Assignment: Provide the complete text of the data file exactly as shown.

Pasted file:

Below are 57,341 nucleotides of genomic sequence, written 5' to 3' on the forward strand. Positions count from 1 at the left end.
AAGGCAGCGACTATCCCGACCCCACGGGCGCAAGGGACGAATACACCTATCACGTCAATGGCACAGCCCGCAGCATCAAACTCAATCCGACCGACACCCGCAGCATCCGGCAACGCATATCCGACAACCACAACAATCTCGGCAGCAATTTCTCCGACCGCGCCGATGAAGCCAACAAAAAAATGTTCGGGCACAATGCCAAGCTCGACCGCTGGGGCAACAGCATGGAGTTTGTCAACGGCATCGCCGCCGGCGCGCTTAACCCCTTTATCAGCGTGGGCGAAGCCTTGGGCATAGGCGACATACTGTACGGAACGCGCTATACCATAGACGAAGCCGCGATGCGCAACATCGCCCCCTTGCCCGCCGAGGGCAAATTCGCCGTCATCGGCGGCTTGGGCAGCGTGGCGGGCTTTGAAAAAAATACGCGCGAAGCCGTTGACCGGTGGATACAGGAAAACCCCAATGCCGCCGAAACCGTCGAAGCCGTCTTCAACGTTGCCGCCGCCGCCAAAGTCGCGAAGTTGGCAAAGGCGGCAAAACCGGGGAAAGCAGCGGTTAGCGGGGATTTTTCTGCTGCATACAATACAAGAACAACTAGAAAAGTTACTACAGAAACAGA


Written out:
Below are 57,341 nucleotides of genomic sequence, written 5' to 3' on the forward strand. Positions count from 1 at the left end.
AAGGCAGCGACTATCCCGACCCCACGGGCGCAAGGGACGAATACACCTATCACGTCAATGGCACAGCCCGCAGCATCAAACTCAATCCGACCGACACCCGCAGCATCCGGCAACGCATATCCGACAACCACAACAATCTCGGCAGCAATTTCTCCGACCGCGCCGATGAAGCCAACAAAAAAATGTTCGGGCACAATGCCAAGCTCGACCGCTGGGGCAACAGCATGGAGTTTGTCAACGGCATCGCCGCCGGCGCGCTTAACCCCTTTATCAGCGTGGGCGAAGCCTTGGGCATAGGCGACATACTGTACGGAACGCGCTATACCATAGACGAAGCCGCGATGCGCAACATCGCCCCCTTGCCCGCCGAGGGCAAATTCGCCGTCATCGGCGGCTTGGGCAGCGTGGCGGGCTTTGAAAAAAATACGCGCGAAGCCGTTGACCGGTGGATACAGGAAAACCCCAATGCCGCCGAAACCGTCGAAGCCGTCTTCAACGTTGCCGCCGCCGCCAAAGTCGCGAAGTTGGCAAAGGCGGCAAAACCGGGGAAAGCAGCGGTTAGCGGGGATTTTTCTGCTGCATACAATACAAGAACAACTAGAAAAGTTACTACAGAAACAGA